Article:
Good afternoon everyone.
Welcome to the 2013 AGM of the Scottish Borders Chamber of Commerce.
Firstly, by way of introduction to those who do not know me, my name is James Aitken and I am the Convener of the Chamber. I will make further introductions as we go along.
Before I begin do we have any apologies?
The order of events is fairly straightforward. I will firstly seek approval of the minute of last year’s AGM.
I will then outline some of what has been happening in the Chamber over the past year. You will no doubt be relieved to hear I only intend to speak for 20 minutes or so.
I will then ask Craig Little, the Chamber’s Treasurer, to give a review of our finances. I understand that Craig has brought a number of copies of our accounts for anyone who would like a copy. Craig will then answer any questions you have.
Then I will ask the other directors and in particular our new Convener and vice- Convener if they would also like to say a few words.
I will then invite questions from the floor.
We should be finished the formal part of the AGM by around 1pm. I hope that many of you will be able to stay for the buffet lunch.
Firstly to the minute of last year’s AGM. Does everyone have a copy with them or has seen a copy of the minute? Are there any questions? Do we have a proposer and a seconder? Thank you.
The location for my final speech on behalf of the Chamber is an apt one. I grew up in Langlee which overlooks the College and University campus. My rugby club is just a few yards from here.
I also know from personal experience how important the College is to the Borders and the wider business community. I left school before my 16th birthday to start an electrical apprenticeship. I attended the old Borders College on the Melrose Road to study for my City and Guilds. When it finally became clear how poor an electrician I was, and that I wanted to go to university, a number of people at the College helped me when I was teaching myself the Highers I needed to get into University.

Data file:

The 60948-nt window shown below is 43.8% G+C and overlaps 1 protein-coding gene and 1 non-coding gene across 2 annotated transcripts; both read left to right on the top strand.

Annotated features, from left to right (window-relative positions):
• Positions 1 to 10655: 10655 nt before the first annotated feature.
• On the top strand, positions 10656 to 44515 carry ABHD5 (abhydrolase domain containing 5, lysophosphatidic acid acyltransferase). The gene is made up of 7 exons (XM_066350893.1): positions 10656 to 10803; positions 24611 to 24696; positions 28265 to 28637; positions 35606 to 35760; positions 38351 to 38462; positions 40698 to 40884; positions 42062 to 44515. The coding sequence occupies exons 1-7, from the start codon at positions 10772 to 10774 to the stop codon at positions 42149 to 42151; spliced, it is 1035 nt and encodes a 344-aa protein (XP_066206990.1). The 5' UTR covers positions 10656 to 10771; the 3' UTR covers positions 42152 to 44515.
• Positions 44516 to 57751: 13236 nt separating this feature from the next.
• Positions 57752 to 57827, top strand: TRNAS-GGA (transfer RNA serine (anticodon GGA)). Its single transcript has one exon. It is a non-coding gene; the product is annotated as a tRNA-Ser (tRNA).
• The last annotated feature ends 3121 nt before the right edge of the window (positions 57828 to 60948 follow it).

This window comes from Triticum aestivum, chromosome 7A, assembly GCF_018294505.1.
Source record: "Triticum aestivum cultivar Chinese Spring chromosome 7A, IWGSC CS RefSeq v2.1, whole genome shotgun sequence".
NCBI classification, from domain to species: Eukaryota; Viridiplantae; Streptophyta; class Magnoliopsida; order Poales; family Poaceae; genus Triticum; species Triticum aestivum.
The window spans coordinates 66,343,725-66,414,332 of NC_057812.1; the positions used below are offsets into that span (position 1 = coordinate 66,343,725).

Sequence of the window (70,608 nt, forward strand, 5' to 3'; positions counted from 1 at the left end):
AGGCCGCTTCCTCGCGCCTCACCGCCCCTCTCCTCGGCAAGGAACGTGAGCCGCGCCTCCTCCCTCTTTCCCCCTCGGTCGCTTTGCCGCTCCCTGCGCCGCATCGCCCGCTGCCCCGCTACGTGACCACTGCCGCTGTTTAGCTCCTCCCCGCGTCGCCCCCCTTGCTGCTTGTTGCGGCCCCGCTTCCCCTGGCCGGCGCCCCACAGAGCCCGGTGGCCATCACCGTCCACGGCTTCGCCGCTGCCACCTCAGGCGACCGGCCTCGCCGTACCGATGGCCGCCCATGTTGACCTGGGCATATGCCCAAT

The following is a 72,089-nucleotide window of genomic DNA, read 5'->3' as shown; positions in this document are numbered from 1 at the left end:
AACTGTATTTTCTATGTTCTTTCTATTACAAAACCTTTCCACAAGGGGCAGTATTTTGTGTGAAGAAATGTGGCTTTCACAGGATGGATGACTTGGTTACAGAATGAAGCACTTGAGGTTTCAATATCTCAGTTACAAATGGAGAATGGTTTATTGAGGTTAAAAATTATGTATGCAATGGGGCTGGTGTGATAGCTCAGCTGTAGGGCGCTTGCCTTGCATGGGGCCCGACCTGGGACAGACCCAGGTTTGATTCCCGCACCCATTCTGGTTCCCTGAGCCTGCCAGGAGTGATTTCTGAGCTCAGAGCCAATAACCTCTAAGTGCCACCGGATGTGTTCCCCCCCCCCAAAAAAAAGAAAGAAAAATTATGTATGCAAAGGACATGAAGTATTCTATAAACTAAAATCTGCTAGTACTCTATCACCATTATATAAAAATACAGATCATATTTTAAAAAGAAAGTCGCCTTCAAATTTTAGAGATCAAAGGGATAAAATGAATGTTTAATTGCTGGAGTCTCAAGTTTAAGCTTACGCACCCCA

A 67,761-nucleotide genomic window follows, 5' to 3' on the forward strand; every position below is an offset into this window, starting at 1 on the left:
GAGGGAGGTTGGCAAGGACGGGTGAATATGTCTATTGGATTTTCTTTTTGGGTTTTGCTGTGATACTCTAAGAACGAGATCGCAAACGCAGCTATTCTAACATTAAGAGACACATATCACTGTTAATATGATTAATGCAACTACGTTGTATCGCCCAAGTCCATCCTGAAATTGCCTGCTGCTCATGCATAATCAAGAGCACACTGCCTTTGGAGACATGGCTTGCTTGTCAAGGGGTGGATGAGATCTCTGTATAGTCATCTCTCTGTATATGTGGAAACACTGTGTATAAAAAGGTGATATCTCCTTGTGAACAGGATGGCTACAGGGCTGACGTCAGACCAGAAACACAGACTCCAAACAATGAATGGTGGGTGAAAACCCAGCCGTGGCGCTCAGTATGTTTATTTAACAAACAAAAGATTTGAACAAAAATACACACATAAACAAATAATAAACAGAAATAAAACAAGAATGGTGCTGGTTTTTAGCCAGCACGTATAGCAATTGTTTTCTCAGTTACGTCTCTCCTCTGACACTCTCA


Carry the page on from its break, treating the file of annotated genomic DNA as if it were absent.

With this in mind, this is also a good opportunity to introduce Susan Rennie, Employer Engagement coordinator at Borders College.
So to the Chamber and the past year.
“As the leading business membership organisation in the Scottish Borders the Scottish Borders Chamber of Commerce is committed to representing the interests of the business community in the Scottish Borders.” I am sure that many of you will have seen this phrase used in our press releases and in other Chamber publications and speeches. This statement is what the Chamber should be judged against.
If one phrase sums up the position of the Chamber this year, as opposed to last year, it is “improving but still lots more to do”. Our financial position is much healthier, our membership continues to grow and what the Chamber is saying and doing is regularly covered in the press.
This has a great deal to do with the work done by Bruce Simpson, Andrew Collier and Alan King. Bruce took over our communications role from Harry McGrath just over a year ago, Andrew has dealt with the press on our behalf and Alan King deals with membership. These are paid positions and done on a month to month freelance basis.
The work done on these fronts has directly contributed to our growing membership which has meant an improved financial position.